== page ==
AmphibiaWeb - Bolitoglossa nussbaumi


(Translations may not be accurate.)

Bolitoglossa nussbaumi Campbell, Smith, Streicher, Acevedo & Brodie, 2010

Subgenus: Magnadigita
family: Plethodontidae
subfamily: Hemidactyliinae
genus: Bolitoglossa
Species Description: Campbell JA, Smith EN, Streicher J, Acevedo ME, Brodie Jr ED 2010 New salamanders (Caudata: Plethodontidae) from Guatemala, with miscellaneous notes on known species. Misc Publ Mus Zoology Univ Mich 200: 1-66.
Conservation Status (definitions)
IUCN Red List Status Account Critically Endangered (CR)
National Status None
Regional Status None



View distribution map in BerkeleyMapper.

Bolitoglossa nussbaumi is a moderately sized salamander that was described from two female adults and two juveniles. The species has a standard length of about 50 mm. The head length is longer than the head width. The length of the eye is slightly larger than the distance between the eye and nose and slightly more than half the interocular distance. When the limbs are adpressed towards each other along the body, 2.0 - 2.5 costal folds separate them. The hand width is smaller than the foot width. The toes are blunt with broad toe tips and display well-developed subterminal pads. Webbing in between most toes extends to the base of the terminal segment, however only the first toe is fully webbed. The tail is shorter than the standard length (Campbell et al. 2010).

Originally mistaken for Bolitoglossa rostrata, B. nussbaumi is smaller, more slender, and has shorter limbs. In comparison to B. cuchumatana, B. nussbaumi does not have fully webbed feet and has larger feet and hands. It has less webbing on the feet and a shorter tail than B. engelhardti and all members of B. helmrichi group. Bolitoglossa morio is much larger and has a dark gray to black coloration with pale markings along its flank and pale dotting all over most of its body. Bolitoglossa nussbaumi is larger in body size, has larger hands and feet, and has more costal folds separating adpressed limbs than the much smaller B. pacaya (Campbell et al. 2010).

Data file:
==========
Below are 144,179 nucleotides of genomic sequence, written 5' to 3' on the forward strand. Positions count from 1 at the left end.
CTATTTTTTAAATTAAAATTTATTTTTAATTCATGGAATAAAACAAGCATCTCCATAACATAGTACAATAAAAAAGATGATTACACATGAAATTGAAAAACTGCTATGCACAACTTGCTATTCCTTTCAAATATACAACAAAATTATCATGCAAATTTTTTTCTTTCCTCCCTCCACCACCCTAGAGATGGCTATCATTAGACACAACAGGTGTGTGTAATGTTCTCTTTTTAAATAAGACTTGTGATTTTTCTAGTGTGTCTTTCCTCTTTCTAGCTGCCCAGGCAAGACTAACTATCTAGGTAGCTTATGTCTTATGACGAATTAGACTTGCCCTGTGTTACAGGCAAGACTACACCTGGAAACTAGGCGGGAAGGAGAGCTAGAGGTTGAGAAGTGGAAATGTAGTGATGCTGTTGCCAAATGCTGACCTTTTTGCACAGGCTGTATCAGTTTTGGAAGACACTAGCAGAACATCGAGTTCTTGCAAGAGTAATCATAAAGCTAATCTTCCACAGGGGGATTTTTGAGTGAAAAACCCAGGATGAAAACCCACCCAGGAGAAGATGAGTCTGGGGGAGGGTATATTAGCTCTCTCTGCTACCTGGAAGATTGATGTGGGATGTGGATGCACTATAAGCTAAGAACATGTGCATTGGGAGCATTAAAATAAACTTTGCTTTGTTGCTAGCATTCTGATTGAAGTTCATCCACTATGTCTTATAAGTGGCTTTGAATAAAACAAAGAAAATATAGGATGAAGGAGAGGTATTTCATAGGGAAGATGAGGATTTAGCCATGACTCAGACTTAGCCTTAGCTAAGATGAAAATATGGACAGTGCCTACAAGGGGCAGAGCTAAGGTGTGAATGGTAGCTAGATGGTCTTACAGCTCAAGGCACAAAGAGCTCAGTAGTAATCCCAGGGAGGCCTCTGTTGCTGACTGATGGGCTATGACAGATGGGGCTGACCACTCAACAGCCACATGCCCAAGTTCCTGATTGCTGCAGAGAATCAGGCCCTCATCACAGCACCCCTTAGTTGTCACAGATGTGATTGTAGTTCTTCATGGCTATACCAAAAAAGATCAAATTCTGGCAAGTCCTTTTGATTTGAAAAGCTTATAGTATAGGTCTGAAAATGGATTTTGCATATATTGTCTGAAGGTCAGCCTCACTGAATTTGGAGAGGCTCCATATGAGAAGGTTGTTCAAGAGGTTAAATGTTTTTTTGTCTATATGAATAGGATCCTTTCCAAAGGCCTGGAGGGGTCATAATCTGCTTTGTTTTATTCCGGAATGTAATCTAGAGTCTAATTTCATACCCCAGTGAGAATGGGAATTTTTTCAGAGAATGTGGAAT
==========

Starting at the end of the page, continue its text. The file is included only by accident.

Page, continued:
In preservative, a wide, bronze to orange-tan dorsal band runs dorsolaterally from the posterior of the eye to the base of the tail. This band may have a distinct delineation of the darker brown or pale lateral lines of its body. These dark brown sides extend down from a dark brown head cap and end in a triangle pointing posteriorly on the proximal third of the tail. These brown sides gradually blend ventrolaterally into the yellow pigmentation of the ventral surface. The chin and the ventral side of the tail are a slightly darker shade of yellow while the limbs display a dorsal bronze to orange coloration (Campbell et al. 2010).

Colors displayed in all three paratypes were very similar with only subtle differences from each other. Their colors did vary from the original holotype, lacking the dark brown sides and displaying orange coloration along the dorsal region of the limbs. The dorsal band is much paler in preservation than in the holotype as well. The ventral surfaces were a pure yellow. Similar to the holotype, all three specimens had a dark brown dorsum on the head extending from the snout to occipital and going down to the tail. The juvenile paratypes also had distinct pale stripes bordering the bronze dorsal band (Campbell et al. 2010).